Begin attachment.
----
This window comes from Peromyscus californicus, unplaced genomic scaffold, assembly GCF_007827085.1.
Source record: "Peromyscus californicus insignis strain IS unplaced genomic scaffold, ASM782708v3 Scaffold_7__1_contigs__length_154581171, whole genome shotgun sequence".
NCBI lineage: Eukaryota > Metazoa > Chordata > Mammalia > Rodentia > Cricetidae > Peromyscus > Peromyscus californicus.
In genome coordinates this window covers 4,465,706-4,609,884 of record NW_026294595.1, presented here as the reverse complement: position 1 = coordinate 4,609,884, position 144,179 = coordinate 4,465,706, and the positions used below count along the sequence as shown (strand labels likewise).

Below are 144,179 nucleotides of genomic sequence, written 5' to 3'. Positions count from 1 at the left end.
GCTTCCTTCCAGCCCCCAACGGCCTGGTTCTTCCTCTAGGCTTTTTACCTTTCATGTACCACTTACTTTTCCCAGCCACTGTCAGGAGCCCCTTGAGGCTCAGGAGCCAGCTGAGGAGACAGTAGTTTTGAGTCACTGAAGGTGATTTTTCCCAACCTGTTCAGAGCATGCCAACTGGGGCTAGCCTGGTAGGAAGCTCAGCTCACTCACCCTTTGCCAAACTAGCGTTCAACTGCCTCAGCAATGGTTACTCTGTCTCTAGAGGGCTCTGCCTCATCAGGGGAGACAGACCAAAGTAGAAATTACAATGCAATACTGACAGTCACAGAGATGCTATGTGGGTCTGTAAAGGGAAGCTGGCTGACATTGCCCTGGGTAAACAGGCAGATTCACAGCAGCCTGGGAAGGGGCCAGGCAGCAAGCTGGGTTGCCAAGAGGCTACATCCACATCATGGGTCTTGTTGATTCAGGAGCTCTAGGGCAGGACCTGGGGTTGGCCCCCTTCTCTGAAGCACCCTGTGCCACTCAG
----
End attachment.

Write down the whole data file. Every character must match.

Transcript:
This window comes from Peromyscus californicus, unplaced genomic scaffold, assembly GCF_007827085.1.
Source record: "Peromyscus californicus insignis strain IS unplaced genomic scaffold, ASM782708v3 Scaffold_7__1_contigs__length_154581171, whole genome shotgun sequence".
NCBI lineage: Eukaryota > Metazoa > Chordata > Mammalia > Rodentia > Cricetidae > Peromyscus > Peromyscus californicus.
In genome coordinates this window covers 4,465,706-4,609,884 of record NW_026294595.1, presented here as the reverse complement: position 1 = coordinate 4,609,884, position 144,179 = coordinate 4,465,706, and the positions used below count along the sequence as shown (strand labels likewise).

Below are 144,179 nucleotides of genomic sequence, written 5' to 3'. Positions count from 1 at the left end.
GCTTCCTTCCAGCCCCCAACGGCCTGGTTCTTCCTCTAGGCTTTTTACCTTTCATGTACCACTTACTTTTCCCAGCCACTGTCAGGAGCCCCTTGAGGCTCAGGAGCCAGCTGAGGAGACAGTAGTTTTGAGTCACTGAAGGTGATTTTTCCCAACCTGTTCAGAGCATGCCAACTGGGGCTAGCCTGGTAGGAAGCTCAGCTCACTCACCCTTTGCCAAACTAGCGTTCAACTGCCTCAGCAATGGTTACTCTGTCTCTAGAGGGCTCTGCCTCATCAGGGGAGACAGACCAAAGTAGAAATTACAATGCAATACTGACAGTCACAGAGATGCTATGTGGGTCTGTAAAGGGAAGCTGGCTGACATTGCCCTGGGTAAACAGGCAGATTCACAGCAGCCTGGGAAGGGGCCAGGCAGCAAGCTGGGTTGCCAAGAGGCTACATCCACATCATGGGTCTTGTTGATTCAGGAGCTCTAGGGCAGGACCTGGGGTTGGCCCCCTTCTCTGAAGCACCCTGTGCCACTCAG